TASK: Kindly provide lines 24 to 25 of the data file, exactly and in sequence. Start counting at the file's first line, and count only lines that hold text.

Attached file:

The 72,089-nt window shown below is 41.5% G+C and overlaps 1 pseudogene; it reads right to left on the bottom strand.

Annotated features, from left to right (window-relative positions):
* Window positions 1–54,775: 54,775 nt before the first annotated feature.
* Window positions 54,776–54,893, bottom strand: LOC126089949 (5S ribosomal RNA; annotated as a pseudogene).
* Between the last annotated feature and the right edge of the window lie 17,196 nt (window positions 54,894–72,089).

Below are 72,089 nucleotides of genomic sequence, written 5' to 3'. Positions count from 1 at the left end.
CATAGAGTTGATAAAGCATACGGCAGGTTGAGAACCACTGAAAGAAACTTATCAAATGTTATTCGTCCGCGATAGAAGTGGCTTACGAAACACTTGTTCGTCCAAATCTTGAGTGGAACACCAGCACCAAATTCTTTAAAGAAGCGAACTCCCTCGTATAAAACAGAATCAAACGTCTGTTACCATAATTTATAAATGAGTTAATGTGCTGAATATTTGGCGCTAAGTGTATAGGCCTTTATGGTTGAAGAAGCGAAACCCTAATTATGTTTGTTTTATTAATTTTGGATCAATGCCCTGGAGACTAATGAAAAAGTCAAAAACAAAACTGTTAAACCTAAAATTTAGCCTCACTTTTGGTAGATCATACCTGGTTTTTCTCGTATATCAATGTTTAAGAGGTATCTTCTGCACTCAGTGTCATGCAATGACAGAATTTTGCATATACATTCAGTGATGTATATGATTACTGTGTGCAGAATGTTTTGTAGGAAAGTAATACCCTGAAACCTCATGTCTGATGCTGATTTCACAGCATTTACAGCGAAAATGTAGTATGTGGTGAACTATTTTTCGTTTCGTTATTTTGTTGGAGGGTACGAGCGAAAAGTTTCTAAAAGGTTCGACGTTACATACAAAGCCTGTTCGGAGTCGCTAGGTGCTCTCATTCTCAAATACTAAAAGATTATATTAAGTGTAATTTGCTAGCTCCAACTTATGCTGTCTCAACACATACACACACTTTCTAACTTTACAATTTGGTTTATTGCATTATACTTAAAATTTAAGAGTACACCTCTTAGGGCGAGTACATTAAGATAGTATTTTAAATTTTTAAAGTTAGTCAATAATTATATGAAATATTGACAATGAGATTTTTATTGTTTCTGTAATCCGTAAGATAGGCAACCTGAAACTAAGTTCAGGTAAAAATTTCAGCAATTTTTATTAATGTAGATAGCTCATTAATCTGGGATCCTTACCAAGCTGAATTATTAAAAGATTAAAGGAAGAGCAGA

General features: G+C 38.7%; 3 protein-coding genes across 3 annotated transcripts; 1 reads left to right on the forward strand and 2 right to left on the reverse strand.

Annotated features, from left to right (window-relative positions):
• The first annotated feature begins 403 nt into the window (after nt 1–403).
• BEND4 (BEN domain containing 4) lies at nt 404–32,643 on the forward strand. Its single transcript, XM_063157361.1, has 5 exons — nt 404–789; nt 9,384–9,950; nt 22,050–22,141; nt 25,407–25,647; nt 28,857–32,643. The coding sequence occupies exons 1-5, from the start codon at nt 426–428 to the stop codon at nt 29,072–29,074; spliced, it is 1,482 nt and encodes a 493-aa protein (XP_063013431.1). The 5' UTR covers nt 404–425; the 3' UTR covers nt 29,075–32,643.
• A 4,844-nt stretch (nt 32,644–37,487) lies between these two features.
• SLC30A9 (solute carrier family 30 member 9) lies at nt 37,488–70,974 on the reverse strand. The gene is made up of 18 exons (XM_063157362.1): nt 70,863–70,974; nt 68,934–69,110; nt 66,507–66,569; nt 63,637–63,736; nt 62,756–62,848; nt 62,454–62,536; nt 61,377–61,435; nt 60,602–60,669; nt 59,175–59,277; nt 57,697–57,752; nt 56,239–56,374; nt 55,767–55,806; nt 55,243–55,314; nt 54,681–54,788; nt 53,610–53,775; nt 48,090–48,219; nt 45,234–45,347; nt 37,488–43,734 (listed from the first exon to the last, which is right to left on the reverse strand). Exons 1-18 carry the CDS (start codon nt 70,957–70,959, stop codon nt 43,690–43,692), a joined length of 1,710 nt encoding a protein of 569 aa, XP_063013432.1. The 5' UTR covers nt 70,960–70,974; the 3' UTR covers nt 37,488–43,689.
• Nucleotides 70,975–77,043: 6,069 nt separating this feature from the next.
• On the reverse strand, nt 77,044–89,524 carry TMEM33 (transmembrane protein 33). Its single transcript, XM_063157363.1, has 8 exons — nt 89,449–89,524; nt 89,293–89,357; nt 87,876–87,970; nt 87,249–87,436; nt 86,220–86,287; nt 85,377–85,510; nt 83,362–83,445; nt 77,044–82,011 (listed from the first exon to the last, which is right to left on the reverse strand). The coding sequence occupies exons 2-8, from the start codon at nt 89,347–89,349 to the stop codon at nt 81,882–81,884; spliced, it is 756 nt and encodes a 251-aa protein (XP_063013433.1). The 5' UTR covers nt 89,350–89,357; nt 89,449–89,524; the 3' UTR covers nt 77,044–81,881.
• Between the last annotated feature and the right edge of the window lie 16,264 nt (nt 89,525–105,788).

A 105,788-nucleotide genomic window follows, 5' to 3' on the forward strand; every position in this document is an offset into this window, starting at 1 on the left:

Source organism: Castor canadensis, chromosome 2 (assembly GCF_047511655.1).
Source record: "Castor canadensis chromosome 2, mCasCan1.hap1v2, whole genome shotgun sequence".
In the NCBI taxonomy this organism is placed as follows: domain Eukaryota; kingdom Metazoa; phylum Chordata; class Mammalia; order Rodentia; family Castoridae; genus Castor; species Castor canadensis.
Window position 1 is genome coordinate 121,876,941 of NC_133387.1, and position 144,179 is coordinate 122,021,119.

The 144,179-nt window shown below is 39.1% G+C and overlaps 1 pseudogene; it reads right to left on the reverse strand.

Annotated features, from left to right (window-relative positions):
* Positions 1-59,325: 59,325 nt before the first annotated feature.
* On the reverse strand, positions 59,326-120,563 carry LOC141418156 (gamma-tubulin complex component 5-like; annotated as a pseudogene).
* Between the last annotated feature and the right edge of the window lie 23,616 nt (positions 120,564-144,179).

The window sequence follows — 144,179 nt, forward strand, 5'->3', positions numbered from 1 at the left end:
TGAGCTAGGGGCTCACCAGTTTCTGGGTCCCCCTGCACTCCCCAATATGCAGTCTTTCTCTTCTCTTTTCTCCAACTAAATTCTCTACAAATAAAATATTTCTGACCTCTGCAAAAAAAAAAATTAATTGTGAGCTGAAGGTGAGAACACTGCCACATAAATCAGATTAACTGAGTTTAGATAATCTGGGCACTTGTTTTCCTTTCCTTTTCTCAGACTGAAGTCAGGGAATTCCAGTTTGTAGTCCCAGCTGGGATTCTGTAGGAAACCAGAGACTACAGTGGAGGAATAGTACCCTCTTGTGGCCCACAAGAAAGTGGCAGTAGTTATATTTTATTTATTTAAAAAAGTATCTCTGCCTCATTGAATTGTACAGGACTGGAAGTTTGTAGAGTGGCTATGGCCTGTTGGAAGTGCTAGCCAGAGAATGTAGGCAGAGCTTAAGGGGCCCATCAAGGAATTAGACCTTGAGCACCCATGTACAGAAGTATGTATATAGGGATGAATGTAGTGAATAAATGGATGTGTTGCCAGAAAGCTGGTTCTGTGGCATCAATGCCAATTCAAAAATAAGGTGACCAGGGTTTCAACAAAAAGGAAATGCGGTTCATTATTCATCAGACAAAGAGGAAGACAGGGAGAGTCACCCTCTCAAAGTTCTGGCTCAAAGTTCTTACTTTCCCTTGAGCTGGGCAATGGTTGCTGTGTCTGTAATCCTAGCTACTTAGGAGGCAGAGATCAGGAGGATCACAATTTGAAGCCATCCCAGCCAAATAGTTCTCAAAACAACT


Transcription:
* Positions 1-59,325: 59,325 nt before the first annotated feature.
* On the reverse strand, positions 59,326-120,563 carry LOC141418156 (gamma-tubulin complex component 5-like; annotated as a pseudogene).